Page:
Pursue cultural preservation and environmental justice by protecting a historically significant valley on the island of O’ahu, Hawaii.
“Nana I Na Maka Hou”—in English, “To See Again Through The Eyes of Our Ancestors”—is an organization dedicated to encouraging a reconnection with Hawaiian culture and ecology with a specific focus on preservation and environmental justice. A partnership between a cultural practitioner elder and younger environmental lawyer, this project in Cultural Resource Management and Environmental Justice set out purposefully seek environmental justice through a cultural lens. To save culturally relevant and ecologically unique areas “Nana I Na Maka Hou” used environmental law to battle the destructive behavior of tour companies when cultural legal complaints were more difficult to file. With the help of protestors, media attention, and the community they convinced the Native Hawaiian state agency and five public and private groups to contribute money to buy the valley now serving as a Native Hawaiian Cultural Center.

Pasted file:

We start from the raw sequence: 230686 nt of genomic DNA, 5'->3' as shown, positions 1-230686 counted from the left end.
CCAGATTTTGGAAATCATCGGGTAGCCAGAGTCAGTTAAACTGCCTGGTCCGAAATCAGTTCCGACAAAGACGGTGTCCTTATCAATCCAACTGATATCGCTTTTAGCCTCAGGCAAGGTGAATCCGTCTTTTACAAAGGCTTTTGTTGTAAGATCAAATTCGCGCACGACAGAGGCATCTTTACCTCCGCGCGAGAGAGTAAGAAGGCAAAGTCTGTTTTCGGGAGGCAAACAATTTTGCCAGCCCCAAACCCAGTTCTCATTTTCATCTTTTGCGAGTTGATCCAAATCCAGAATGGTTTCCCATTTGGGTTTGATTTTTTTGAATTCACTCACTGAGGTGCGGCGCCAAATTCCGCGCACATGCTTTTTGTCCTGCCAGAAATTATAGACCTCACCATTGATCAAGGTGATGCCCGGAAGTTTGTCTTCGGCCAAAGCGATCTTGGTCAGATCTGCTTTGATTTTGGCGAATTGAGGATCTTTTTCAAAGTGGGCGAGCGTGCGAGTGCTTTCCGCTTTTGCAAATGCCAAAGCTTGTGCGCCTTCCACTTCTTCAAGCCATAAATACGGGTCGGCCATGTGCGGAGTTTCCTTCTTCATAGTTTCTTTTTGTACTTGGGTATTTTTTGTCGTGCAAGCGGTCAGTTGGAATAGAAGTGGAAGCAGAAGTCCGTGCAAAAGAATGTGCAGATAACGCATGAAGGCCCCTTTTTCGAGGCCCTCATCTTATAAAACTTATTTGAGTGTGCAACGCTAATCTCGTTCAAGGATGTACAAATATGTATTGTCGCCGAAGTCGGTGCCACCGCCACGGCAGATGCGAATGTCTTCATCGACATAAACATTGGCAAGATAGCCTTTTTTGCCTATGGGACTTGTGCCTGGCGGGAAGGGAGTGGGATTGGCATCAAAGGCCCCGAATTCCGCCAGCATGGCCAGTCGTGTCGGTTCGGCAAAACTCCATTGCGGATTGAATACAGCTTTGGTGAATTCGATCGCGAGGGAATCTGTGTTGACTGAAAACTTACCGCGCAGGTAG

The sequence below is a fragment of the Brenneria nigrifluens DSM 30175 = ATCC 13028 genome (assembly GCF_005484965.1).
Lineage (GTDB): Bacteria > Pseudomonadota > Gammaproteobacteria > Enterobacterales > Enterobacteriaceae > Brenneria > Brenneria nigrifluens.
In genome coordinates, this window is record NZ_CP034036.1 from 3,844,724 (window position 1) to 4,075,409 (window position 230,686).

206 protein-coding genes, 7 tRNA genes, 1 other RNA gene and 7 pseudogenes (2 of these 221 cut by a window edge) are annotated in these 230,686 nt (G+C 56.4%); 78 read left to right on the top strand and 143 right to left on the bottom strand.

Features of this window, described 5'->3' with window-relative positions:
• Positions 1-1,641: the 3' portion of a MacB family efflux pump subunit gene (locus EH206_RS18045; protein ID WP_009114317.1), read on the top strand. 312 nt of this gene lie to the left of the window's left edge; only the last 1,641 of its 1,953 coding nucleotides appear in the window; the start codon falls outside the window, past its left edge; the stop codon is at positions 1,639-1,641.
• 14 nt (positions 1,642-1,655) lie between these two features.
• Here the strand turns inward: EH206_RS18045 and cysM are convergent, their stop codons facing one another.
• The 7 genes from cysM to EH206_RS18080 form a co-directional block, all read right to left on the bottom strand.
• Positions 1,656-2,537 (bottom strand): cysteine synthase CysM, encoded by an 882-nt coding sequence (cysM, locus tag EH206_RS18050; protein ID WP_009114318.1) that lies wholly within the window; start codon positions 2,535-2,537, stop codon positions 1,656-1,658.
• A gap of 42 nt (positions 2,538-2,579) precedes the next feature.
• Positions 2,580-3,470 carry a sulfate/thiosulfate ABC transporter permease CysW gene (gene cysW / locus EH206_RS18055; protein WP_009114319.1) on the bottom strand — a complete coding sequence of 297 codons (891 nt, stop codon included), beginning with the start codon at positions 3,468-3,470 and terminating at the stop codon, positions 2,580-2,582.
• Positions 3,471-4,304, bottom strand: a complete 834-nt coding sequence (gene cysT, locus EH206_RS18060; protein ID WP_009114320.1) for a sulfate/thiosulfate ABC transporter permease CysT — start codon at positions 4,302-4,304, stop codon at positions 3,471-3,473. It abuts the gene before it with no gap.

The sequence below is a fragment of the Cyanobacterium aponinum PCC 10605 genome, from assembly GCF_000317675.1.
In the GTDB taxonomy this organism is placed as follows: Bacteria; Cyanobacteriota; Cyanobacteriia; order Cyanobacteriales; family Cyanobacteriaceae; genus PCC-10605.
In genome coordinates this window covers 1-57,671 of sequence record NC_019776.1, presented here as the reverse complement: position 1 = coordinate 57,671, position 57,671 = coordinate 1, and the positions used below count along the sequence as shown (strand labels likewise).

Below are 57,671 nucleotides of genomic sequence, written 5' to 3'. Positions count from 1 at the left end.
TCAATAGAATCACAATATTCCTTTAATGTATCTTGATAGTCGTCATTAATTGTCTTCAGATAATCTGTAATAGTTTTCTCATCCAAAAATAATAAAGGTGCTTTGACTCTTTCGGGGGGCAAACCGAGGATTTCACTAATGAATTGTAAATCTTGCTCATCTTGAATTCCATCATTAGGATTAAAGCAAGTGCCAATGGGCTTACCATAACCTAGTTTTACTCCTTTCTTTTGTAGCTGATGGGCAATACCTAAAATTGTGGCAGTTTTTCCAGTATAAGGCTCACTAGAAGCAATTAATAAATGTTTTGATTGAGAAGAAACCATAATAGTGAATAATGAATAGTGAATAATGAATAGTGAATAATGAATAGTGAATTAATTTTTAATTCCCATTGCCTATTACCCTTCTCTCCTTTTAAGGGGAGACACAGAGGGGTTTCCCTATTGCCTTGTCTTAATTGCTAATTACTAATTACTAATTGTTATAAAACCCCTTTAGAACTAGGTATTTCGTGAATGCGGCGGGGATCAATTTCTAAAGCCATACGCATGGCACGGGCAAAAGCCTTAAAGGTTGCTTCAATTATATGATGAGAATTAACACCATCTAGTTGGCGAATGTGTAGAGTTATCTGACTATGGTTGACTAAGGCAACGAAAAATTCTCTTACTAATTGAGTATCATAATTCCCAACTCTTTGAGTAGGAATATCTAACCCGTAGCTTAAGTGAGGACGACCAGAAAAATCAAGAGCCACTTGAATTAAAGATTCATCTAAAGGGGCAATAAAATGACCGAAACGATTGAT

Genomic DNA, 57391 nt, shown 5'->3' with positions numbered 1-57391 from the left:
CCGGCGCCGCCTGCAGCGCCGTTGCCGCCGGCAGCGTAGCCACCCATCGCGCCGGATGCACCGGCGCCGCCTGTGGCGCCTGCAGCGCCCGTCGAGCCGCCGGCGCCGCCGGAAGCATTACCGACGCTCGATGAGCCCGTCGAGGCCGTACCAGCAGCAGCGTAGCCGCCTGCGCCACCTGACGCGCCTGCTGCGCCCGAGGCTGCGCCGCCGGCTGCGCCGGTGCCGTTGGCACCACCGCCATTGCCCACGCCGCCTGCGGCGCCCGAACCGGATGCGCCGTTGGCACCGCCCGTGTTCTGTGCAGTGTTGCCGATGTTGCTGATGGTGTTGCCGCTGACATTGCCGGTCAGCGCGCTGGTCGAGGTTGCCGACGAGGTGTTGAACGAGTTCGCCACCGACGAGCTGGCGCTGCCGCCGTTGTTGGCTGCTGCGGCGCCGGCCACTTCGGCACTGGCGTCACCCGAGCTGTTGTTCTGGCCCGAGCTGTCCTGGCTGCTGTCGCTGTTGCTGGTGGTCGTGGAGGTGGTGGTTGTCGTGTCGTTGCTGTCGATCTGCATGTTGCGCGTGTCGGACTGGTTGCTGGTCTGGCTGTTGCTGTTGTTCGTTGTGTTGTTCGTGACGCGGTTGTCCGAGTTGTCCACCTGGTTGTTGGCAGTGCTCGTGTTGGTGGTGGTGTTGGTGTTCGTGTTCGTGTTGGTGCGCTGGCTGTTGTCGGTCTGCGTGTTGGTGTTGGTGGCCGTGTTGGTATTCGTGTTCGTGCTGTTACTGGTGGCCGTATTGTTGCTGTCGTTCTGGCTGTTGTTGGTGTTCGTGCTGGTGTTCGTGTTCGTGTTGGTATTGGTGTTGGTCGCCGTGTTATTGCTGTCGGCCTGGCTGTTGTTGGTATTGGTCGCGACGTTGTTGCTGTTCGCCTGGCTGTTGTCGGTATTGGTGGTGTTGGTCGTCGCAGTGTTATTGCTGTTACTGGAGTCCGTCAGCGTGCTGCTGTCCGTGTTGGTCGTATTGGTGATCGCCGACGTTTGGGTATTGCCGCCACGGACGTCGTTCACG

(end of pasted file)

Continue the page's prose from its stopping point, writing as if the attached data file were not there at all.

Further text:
Toni Auld Yardley is the Kahu at Kanakamaoli Religious Institute
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